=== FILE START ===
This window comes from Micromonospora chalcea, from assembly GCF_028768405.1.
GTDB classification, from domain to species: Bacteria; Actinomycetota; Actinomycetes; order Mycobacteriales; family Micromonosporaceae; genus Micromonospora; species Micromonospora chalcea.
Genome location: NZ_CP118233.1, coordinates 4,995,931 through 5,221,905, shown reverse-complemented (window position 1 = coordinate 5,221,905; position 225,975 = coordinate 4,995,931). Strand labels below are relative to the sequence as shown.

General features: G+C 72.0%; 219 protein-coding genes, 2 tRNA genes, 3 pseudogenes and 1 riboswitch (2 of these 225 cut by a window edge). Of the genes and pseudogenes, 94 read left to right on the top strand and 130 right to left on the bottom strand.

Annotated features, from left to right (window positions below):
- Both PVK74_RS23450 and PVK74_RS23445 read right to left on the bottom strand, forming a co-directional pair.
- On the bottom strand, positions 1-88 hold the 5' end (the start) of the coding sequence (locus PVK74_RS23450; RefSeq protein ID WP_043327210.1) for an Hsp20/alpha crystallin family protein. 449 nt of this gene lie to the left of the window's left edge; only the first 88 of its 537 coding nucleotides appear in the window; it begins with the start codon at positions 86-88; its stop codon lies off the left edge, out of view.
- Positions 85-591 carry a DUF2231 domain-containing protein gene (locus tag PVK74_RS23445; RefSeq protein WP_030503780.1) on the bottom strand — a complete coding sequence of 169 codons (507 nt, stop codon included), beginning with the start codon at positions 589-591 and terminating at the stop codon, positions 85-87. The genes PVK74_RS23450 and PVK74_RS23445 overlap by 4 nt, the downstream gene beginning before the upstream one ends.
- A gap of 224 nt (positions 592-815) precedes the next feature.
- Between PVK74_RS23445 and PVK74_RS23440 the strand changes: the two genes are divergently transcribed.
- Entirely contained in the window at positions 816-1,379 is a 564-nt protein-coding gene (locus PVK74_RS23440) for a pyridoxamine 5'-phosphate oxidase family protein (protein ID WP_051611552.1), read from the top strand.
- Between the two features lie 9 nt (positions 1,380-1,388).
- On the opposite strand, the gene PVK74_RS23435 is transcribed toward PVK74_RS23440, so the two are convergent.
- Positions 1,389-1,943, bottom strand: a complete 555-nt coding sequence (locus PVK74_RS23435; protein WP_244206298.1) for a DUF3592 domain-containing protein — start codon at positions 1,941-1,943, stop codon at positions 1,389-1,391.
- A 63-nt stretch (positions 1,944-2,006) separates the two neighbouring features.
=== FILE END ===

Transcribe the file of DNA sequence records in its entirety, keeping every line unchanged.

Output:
This window comes from Micromonospora chalcea, from assembly GCF_028768405.1.
GTDB classification, from domain to species: Bacteria; Actinomycetota; Actinomycetes; order Mycobacteriales; family Micromonosporaceae; genus Micromonospora; species Micromonospora chalcea.
Genome location: NZ_CP118233.1, coordinates 4,995,931 through 5,221,905, shown reverse-complemented (window position 1 = coordinate 5,221,905; position 225,975 = coordinate 4,995,931). Strand labels below are relative to the sequence as shown.

General features: G+C 72.0%; 219 protein-coding genes, 2 tRNA genes, 3 pseudogenes and 1 riboswitch (2 of these 225 cut by a window edge). Of the genes and pseudogenes, 94 read left to right on the top strand and 130 right to left on the bottom strand.

Annotated features, from left to right (window positions below):
- Both PVK74_RS23450 and PVK74_RS23445 read right to left on the bottom strand, forming a co-directional pair.
- On the bottom strand, positions 1-88 hold the 5' end (the start) of the coding sequence (locus PVK74_RS23450; RefSeq protein ID WP_043327210.1) for an Hsp20/alpha crystallin family protein. 449 nt of this gene lie to the left of the window's left edge; only the first 88 of its 537 coding nucleotides appear in the window; it begins with the start codon at positions 86-88; its stop codon lies off the left edge, out of view.
- Positions 85-591 carry a DUF2231 domain-containing protein gene (locus tag PVK74_RS23445; RefSeq protein WP_030503780.1) on the bottom strand — a complete coding sequence of 169 codons (507 nt, stop codon included), beginning with the start codon at positions 589-591 and terminating at the stop codon, positions 85-87. The genes PVK74_RS23450 and PVK74_RS23445 overlap by 4 nt, the downstream gene beginning before the upstream one ends.
- A gap of 224 nt (positions 592-815) precedes the next feature.
- Between PVK74_RS23445 and PVK74_RS23440 the strand changes: the two genes are divergently transcribed.
- Entirely contained in the window at positions 816-1,379 is a 564-nt protein-coding gene (locus PVK74_RS23440) for a pyridoxamine 5'-phosphate oxidase family protein (protein ID WP_051611552.1), read from the top strand.
- Between the two features lie 9 nt (positions 1,380-1,388).
- On the opposite strand, the gene PVK74_RS23435 is transcribed toward PVK74_RS23440, so the two are convergent.
- Positions 1,389-1,943, bottom strand: a complete 555-nt coding sequence (locus PVK74_RS23435; protein WP_244206298.1) for a DUF3592 domain-containing protein — start codon at positions 1,941-1,943, stop codon at positions 1,389-1,391.
- A 63-nt stretch (positions 1,944-2,006) separates the two neighbouring features.